Good news for the under-qualified: Beta candidates make better hires

Good news for less qualified job candidates: you might actually be a better bet for hiring managers than your more qualified competitors. So says a research paper from the Max Planck Institute of Economics.

Here’s the argument, in a nutshell: If you hire the less qualified candidate and let them know that you hired them even though they weren’t the most qualified, they’ll be so grateful they’ll try harder and will actually be worth way more to you than one of those snooty, entitled, more qualified candidates.

In an experiment, principals chose one agent out of two to perform a task for a fixed compensation. The authors wrote that “a significant share of principals select the mediocre agent.”

The “mediocre agent” then feels indebted to the principal, or employer, what the authors call, “induced reciprocity.”

That makes sense.

Study author Natalia Montinari tells me, “We showed that the second ranked worker reciprocates more.” But “This happens only when the employer can communicate that he is the second best and not the most deserving of the job.

“We found that the messages what were particularly effective were those in which the employer asked for an [extra] effort level.”

Montinari stresses that we’re looking at the less qualified of two candidates here, not the least qualified out of 20. “What we’re saying is the top one isn’t always the best. Maybe you can find a good one in the second or third.”

Cool. So, is there a way for candidates to use this theory idea to their advantage?

We’ve all applied for jobs for which we weren’t entirely qualified, for which we don’t have every requirement on the often ridiculous list (six years in an agency environment, five years managing a team, four coding languages, three spoken and written languages, two graduate degrees, one Nobel prize…). And while we know that there are probably better qualified applicants, we also know that if we were just given that chance we’d work so damn hard the hiring manager would never regret it.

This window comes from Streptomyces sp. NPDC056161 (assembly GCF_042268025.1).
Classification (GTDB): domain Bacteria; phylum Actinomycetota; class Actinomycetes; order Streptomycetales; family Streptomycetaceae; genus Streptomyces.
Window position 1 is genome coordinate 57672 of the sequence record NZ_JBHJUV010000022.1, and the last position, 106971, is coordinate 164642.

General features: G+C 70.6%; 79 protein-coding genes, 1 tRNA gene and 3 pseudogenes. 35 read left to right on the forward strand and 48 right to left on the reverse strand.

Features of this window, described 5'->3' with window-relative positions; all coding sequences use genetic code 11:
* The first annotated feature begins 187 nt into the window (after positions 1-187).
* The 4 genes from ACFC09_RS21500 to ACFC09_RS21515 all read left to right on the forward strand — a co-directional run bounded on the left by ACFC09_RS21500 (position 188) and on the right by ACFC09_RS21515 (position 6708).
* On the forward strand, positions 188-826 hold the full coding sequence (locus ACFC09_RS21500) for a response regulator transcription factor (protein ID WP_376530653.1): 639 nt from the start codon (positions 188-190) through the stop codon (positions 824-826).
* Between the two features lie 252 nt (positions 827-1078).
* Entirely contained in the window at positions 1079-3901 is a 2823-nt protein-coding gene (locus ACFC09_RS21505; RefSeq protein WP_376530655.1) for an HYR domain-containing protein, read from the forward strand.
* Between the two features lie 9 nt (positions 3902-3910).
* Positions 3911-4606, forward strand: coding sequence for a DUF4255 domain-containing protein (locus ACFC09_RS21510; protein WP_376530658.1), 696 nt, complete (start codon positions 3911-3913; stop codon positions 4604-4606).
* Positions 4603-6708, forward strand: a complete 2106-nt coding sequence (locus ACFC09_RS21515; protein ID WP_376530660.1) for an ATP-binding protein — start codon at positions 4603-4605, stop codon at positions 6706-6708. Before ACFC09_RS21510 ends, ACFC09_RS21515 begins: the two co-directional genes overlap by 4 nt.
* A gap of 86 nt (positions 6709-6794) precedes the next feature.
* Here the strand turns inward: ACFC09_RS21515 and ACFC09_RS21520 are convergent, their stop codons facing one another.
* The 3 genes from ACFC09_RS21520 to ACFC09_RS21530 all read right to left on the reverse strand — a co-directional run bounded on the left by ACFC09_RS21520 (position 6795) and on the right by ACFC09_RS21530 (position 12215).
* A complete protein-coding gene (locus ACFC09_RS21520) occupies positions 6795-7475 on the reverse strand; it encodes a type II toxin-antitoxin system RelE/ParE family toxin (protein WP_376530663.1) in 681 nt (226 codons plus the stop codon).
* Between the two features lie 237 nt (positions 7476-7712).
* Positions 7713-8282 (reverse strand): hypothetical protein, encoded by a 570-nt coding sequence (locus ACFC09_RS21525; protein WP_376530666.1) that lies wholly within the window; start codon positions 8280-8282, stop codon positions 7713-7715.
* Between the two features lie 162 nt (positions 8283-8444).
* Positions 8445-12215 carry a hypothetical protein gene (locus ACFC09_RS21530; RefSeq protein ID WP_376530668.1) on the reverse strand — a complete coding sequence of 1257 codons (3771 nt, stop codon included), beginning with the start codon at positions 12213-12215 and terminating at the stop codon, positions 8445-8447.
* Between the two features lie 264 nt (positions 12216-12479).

Is there a way to convey this, either in a cover letter or interview, if you’re lucky enough to get one? Maybe. I polled a few hiring managers and these are the responses I got.

Andrew Schrage, co-owner of, Money Crashers Personal Finance, said, “Though it can be risky, being brutally honest during a job interview could potentially be very impressive in the eyes of a hiring manager.

“In lieu of years of experience, the interviewee must convincingly explain why he is still the best candidate. For example, he could say ‘I may not have years of experience or every needed skill, but I’m a quick learner and I’ll be the hardest working, most dedicated employee on your staff.’ Emphasizing the will and ability to learn quickly and to work exceptionally hard can be even more impressive than presenting a loaded resume. If a candidate feels his lack of skills will eventually be identified anyways, then there isn’t much to lose.”

Laura Davis, owner of College Nannies and Tutors, a staffing company placing nannies and tutors in four 4 states, says, “We welcome a proactive candidate. We would like to have him or her showcase to us their belief in their qualities. We would like this either in an email follow up after an interview, acknowledging the possible areas in which they are light, but giving concrete examples of how they would address this if given the opportunity. Or in a request for a phone follow up, again stating they realize their past experience may not be a perfect match, but how they can see other areas and accomplishments can support how they would work to gain the experience.”

Fred R. Cooper, managing partner at Compass HR Consulting, LLC, has a different opinion. He says, “There is probably no value in announcing to a resume/application reviewer, hiring authority or any other individual or group involved in the recruiting/hiring process that going in, you admit you are less qualified or otherwise don’t meet the ‘qualifications’ as the best.

“Companies and those involved in the recruiting/hiring process are looking at ways to narrow down to a reasonably manageable number from most likely hundreds of resumes and other submitted materials…why go out of your way to give them the ammunition to move your materials to the ‘no’ pile based on your own admissions?”

Fair enough. But if you’re not the most qualified candidate, the hiring manager probably knows it already. So, I think in the right situation, I still might chance it.


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